Glass ceiling hasn't been smashed yet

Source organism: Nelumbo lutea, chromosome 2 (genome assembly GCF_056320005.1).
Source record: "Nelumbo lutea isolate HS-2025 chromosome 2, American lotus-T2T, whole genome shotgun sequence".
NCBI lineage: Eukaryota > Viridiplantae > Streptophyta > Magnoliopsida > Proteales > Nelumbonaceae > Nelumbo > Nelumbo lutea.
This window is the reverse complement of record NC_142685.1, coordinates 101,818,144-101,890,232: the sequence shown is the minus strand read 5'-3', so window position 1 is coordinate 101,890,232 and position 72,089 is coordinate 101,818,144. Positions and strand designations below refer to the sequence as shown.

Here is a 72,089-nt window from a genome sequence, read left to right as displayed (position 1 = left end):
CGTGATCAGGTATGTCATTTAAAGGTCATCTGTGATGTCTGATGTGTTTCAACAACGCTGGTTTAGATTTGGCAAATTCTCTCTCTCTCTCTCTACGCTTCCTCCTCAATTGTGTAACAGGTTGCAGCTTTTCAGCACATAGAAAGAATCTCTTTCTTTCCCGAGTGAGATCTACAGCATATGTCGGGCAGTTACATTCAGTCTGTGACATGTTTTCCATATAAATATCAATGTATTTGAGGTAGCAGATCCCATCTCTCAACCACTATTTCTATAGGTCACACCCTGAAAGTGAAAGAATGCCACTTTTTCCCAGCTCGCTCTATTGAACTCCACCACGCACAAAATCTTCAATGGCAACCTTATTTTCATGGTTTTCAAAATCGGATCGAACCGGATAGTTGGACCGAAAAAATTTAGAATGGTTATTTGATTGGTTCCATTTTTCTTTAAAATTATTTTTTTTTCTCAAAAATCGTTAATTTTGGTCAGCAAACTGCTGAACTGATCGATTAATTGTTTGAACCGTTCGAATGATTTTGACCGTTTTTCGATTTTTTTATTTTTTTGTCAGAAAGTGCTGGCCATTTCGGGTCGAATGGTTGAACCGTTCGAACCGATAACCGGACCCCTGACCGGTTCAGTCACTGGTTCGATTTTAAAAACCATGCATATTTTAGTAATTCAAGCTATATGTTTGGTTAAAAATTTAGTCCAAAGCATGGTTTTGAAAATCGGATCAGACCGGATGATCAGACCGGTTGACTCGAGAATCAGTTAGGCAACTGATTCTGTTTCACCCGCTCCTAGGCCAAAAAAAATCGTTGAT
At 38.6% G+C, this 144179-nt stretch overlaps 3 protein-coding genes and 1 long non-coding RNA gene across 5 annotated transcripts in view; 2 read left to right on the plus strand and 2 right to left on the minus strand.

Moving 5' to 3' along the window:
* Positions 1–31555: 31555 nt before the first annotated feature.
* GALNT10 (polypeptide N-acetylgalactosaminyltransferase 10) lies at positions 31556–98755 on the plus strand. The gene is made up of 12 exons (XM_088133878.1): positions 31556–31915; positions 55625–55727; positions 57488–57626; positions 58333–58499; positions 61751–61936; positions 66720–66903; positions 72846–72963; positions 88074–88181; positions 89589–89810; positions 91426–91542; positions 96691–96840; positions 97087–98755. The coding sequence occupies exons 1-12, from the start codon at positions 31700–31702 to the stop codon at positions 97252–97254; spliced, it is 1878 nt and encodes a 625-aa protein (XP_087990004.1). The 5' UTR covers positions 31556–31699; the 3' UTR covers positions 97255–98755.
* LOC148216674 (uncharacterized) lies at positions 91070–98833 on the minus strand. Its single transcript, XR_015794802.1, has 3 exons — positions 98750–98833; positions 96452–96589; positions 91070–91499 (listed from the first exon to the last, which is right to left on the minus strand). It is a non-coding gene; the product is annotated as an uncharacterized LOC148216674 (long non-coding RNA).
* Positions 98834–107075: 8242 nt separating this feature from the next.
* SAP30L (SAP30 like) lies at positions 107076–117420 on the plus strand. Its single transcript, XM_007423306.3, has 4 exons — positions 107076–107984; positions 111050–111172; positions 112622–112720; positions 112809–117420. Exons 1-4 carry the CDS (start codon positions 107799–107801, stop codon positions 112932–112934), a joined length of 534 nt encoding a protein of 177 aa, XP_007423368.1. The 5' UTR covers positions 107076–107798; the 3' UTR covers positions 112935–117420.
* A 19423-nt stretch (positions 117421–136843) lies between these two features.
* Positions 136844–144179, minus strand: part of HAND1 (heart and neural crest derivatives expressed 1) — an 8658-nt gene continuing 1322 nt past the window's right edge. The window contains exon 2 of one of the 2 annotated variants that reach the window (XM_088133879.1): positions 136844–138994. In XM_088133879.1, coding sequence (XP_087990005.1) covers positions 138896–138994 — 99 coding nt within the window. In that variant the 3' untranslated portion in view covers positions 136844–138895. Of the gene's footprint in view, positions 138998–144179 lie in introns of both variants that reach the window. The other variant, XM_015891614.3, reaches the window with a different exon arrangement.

BRITAIN has slipped to 15th in the&nbsp; international league table for gender equality, it emerged yesterday, as a number of high-profile City women told City A.M. that they believed that glass ceiling still exists.<br /><br />Britain has slid to 15th place, down from 9th in 2006 for gender equality, according to the World Economic Fund. <br /><br />Top business women yesterday gathered for the Women in the City Awards to celebrate the achievements of senior and partner-level professionals working in the City, Canary Wharf and Mayfair.<br /><br />But bubbling in the background was acknowledgement that women in some of the UK&rsquo;s leading finance companies still receive around 80 per cent less in performance related pay than male colleagues, according to an inquiry by the Equality and Human Rights Commission. <br /><br />Barclays Wealth head Barbara-Ann King said: &ldquo;Women are still the minority in the industry. Events like this help support women to come up through the system.&rdquo;<br /><br />&nbsp;King added: &ldquo;I&nbsp; think that for male employers it is the unknown that worries them &ndash; we are the minority and I think men are worried about employing a woman in a top role without having had experience of it in their career &ndash; it&rsquo;s an education process. I think there is definitely still a glass ceiling for women.&rdquo;<br /><br />CBRE&rsquo;s Charlotte Eddington said: &ldquo;I think if you are able to prove yourself as capable you shouldn&rsquo;t be different to anyone else, but I believe there are gaps about.&rdquo; RSA Louise Rushmer said: &ldquo;Women are getting more powerful in the work place &ndash; but we&rsquo;re still not quite there.&rdquo;

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